• Doris Lessing,
    • in The Author ()
  • The human community is evolving. ... We can survive anything you care to mention. We are supremely equipped to survive, to adapt and even in the long run to start thinking.

    • Doris Lessing,
    • in New York Times Magazine ()
  • The great secret that all old people share is that you really haven't changed in seventy or eighty years. Your body changes, but you don't change at all. And that, of course, causes great confusion.

    • Doris Lessing,
    • in Sunday Times ()
  • Political correctness is the natural continuum from the party line. What we are seeing once again is a self-appointed group of vigilantes imposing their views on others. It is a heritage of communism, but they don't seem to see this.

    • Doris Lessing,
    • in Sunday Times ()
  • Women often get dropped from memory, and then history.

  • ... we have not yet developed a system of education that is not a system of indoctrination.

  • [On her mother:] I was in nervous flight from her ever since I can remember anything, and from the age of fourteen I set myself obdurately against her in a kind of inner emigration from everything she represented. Girls do have to grow up, but has this battle always been so implacable?

  • Capable people do not understand incapacity; clever people do not understand stupidity.

  • Is there any delight as great as the child's discovering ability?

  • Nicknames are potent ways of cutting people down to size.

  • You remember with what you are at the time you are remembering.

  • Dreams have always been my friend, full of information, full of warnings.

  • The whole process of writing is a setting at a distance. That is the value of it — to the writer, and to the people who read the results of this process, which takes the raw, the individual, the uncriticized, the unexamined, into the realm of the general.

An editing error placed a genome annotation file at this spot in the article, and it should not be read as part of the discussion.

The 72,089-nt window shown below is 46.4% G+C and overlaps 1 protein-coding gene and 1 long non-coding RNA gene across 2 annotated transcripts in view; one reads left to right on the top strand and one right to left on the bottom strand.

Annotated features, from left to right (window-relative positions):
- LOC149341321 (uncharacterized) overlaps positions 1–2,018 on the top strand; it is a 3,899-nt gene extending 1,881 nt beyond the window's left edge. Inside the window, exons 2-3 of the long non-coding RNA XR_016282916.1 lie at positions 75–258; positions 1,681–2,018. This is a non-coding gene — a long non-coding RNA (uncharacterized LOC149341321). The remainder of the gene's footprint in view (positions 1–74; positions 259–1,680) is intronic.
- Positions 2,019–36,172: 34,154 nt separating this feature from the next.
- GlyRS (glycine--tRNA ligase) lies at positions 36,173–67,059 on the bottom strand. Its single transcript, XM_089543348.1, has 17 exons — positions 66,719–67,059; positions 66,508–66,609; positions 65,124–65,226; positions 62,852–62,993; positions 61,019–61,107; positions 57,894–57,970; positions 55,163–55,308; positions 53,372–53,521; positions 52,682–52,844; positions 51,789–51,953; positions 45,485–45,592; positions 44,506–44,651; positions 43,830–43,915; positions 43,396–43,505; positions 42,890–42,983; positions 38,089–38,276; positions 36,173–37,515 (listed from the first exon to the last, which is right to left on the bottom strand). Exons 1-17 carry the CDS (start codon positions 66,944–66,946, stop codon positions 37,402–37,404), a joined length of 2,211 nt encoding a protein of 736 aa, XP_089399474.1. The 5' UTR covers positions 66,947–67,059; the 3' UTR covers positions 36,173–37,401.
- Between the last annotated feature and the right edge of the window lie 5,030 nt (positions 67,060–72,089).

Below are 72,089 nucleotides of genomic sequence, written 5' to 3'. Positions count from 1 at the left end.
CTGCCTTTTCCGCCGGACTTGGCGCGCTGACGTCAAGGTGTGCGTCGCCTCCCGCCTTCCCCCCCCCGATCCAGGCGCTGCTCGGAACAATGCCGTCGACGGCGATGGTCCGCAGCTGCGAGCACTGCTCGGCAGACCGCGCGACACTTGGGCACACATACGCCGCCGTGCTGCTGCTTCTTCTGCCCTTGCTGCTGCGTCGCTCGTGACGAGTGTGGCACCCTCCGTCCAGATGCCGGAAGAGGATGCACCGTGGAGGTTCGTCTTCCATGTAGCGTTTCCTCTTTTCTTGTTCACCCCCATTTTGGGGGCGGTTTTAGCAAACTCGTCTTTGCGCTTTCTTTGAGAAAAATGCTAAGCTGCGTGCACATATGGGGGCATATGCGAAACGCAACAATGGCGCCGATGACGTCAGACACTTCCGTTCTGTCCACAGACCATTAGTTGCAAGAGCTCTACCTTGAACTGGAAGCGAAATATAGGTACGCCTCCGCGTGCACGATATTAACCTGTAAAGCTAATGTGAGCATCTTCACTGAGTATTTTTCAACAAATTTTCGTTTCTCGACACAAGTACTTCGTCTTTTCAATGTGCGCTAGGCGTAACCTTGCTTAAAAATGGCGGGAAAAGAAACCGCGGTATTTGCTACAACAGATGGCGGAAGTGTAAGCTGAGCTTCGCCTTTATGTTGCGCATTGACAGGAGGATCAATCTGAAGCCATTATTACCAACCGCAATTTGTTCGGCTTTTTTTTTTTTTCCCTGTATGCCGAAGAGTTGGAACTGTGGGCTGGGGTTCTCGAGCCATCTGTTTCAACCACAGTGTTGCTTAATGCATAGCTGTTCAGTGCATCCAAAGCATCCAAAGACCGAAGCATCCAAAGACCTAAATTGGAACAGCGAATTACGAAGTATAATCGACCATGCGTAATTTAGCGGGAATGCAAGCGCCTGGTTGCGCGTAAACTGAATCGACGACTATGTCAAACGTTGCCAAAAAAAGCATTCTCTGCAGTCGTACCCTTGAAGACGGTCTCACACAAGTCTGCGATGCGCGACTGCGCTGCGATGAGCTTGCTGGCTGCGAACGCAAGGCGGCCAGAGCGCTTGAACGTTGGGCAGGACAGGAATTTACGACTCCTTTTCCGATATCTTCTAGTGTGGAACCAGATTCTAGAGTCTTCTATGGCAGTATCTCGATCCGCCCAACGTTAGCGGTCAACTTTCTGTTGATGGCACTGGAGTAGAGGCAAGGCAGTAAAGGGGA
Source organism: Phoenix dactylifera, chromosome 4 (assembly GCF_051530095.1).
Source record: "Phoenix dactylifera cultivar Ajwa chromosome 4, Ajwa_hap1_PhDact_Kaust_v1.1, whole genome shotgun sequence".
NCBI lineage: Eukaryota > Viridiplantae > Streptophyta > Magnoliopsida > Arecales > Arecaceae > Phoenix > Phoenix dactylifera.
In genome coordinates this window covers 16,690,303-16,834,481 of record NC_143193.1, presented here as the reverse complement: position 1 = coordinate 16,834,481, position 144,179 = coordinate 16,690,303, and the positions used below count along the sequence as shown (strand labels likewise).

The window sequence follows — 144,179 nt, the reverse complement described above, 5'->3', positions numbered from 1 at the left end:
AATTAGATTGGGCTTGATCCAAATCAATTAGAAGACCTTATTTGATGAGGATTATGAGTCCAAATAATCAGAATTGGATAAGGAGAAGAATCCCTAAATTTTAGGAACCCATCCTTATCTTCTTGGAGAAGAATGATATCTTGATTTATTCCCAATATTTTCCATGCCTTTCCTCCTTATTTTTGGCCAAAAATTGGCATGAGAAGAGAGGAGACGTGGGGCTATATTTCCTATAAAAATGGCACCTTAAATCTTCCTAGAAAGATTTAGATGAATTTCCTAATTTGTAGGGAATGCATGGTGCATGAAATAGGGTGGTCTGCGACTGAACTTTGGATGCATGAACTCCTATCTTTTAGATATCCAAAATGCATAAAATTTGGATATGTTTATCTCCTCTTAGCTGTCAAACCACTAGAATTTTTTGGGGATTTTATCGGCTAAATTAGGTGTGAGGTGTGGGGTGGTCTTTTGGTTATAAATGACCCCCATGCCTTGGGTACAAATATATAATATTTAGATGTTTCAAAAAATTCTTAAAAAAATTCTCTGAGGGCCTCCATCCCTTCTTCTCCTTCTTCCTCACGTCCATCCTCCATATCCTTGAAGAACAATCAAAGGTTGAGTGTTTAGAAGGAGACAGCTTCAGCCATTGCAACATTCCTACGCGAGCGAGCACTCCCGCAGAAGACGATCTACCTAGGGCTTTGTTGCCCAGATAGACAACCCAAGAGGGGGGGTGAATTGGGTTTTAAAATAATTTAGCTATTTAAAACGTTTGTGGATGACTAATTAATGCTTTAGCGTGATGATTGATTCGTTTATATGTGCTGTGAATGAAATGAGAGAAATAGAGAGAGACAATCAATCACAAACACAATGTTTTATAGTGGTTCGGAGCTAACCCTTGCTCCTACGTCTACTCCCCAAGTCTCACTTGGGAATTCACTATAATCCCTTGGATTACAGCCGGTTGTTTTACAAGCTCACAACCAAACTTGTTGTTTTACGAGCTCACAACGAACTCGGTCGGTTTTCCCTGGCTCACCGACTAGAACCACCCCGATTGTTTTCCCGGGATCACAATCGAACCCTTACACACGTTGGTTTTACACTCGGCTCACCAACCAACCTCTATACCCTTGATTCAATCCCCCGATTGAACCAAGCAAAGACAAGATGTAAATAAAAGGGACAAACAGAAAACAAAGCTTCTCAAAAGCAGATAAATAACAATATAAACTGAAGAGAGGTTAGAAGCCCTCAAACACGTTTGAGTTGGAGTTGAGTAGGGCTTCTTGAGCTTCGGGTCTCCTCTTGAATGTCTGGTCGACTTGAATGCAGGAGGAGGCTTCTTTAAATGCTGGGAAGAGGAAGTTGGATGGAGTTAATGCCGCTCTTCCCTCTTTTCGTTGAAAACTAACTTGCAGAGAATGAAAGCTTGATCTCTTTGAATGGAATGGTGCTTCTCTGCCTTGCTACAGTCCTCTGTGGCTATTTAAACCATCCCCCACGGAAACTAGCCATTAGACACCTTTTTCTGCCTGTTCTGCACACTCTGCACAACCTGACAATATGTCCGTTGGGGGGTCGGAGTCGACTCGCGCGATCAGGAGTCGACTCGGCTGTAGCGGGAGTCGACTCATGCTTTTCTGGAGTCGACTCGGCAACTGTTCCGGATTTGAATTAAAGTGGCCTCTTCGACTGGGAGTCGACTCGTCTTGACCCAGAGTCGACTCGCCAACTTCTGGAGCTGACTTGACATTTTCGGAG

• It is my belief that children are full of understanding and know as much as and more than adults, until they are about seven, when they suddenly become stupid, like adults.

  • You have to be grown up, really grown up, not merely in years, to understand your parents.

  • Writers, and particularly female writers, have to fight for the conditions they need to work ...

  • Envy has always hidden behind moral indignation.

  • With a library you are free, not confined by temporary political climates. It is the most democratic of institutions because no one — but no one at all — can tell you what to read and when and how.

    • Doris Lessing,
    • Index on Censorship
    • ()
  • All one's life as a young woman one is on show, a focus of attention, people notice you. You set yourself up to be noticed and admired. And then, not expecting it, you become middle-aged and anonymous. No one notices you. You achieve a wonderful freedom. It is a positive thing. You can move about, unnoticed and invisible.

    • Doris Lessing,
    • in Abby Adams, ed., An Uncommon Scold ()
  • Advice to young writers! Always the same advice: learn to trust your own judgement, learn inner independence, learn to trust that time will sort the good from the bad — including your own bad.

    • Doris Lessing
  • There are no laws for the novel. There never have been, nor can there be.

    • Doris Lessing,
    • in Jon Winokur, ed., Writers on Writing ()
  • Think wrongly, if you please, but in all cases think for yourself.

    • Doris Lessing,
    • in Amanda Craig, "Grand Dame of Letters Who's Not Going Quietly," The Times ()
  • Writers do not come out of houses without books.

    • Doris Lessing,
    • "On Not Winning the Nobel Prize," Nobel lecture ()
  • A woman without a man cannot meet a man, any man, without thinking, even if it's for a half second, perhaps this is the man.

  • Everybody in the world is thinking: I wish there was just one other person I could really talk to, who would really understand me, who'd be kind to me. That's what people really want, if they're telling the truth.

Doris Lessing, English-Rhodesian writer, playwright

(1919 - 2013)

Full name: Doris May Tayler Lessing.